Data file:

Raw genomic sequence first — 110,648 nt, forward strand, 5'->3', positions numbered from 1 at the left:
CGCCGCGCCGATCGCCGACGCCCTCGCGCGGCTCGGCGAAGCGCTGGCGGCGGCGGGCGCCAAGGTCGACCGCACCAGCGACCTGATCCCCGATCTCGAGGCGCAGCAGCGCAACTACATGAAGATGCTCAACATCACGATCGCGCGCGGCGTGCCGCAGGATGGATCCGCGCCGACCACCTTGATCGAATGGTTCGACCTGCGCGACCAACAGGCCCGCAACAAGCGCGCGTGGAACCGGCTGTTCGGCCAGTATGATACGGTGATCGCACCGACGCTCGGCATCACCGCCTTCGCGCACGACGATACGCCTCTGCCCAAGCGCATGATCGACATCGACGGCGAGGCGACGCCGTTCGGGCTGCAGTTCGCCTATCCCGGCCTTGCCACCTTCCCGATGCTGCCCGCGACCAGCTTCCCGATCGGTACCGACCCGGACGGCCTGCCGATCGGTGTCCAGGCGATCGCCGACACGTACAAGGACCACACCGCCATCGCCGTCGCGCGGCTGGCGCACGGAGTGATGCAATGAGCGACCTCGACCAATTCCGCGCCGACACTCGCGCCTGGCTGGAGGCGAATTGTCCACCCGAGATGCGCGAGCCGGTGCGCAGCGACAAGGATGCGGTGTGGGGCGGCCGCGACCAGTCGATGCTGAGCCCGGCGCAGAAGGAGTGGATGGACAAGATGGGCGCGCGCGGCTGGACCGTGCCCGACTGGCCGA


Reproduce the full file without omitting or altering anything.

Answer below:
Raw genomic sequence first — 110,648 nt, forward strand, 5'->3', positions numbered from 1 at the left:
CGCCGCGCCGATCGCCGACGCCCTCGCGCGGCTCGGCGAAGCGCTGGCGGCGGCGGGCGCCAAGGTCGACCGCACCAGCGACCTGATCCCCGATCTCGAGGCGCAGCAGCGCAACTACATGAAGATGCTCAACATCACGATCGCGCGCGGCGTGCCGCAGGATGGATCCGCGCCGACCACCTTGATCGAATGGTTCGACCTGCGCGACCAACAGGCCCGCAACAAGCGCGCGTGGAACCGGCTGTTCGGCCAGTATGATACGGTGATCGCACCGACGCTCGGCATCACCGCCTTCGCGCACGACGATACGCCTCTGCCCAAGCGCATGATCGACATCGACGGCGAGGCGACGCCGTTCGGGCTGCAGTTCGCCTATCCCGGCCTTGCCACCTTCCCGATGCTGCCCGCGACCAGCTTCCCGATCGGTACCGACCCGGACGGCCTGCCGATCGGTGTCCAGGCGATCGCCGACACGTACAAGGACCACACCGCCATCGCCGTCGCGCGGCTGGCGCACGGAGTGATGCAATGAGCGACCTCGACCAATTCCGCGCCGACACTCGCGCCTGGCTGGAGGCGAATTGTCCACCCGAGATGCGCGAGCCGGTGCGCAGCGACAAGGATGCGGTGTGGGGCGGCCGCGACCAGTCGATGCTGAGCCCGGCGCAGAAGGAGTGGATGGACAAGATGGGCGCGCGCGGCTGGACCGTGCCCGACTGGCCGA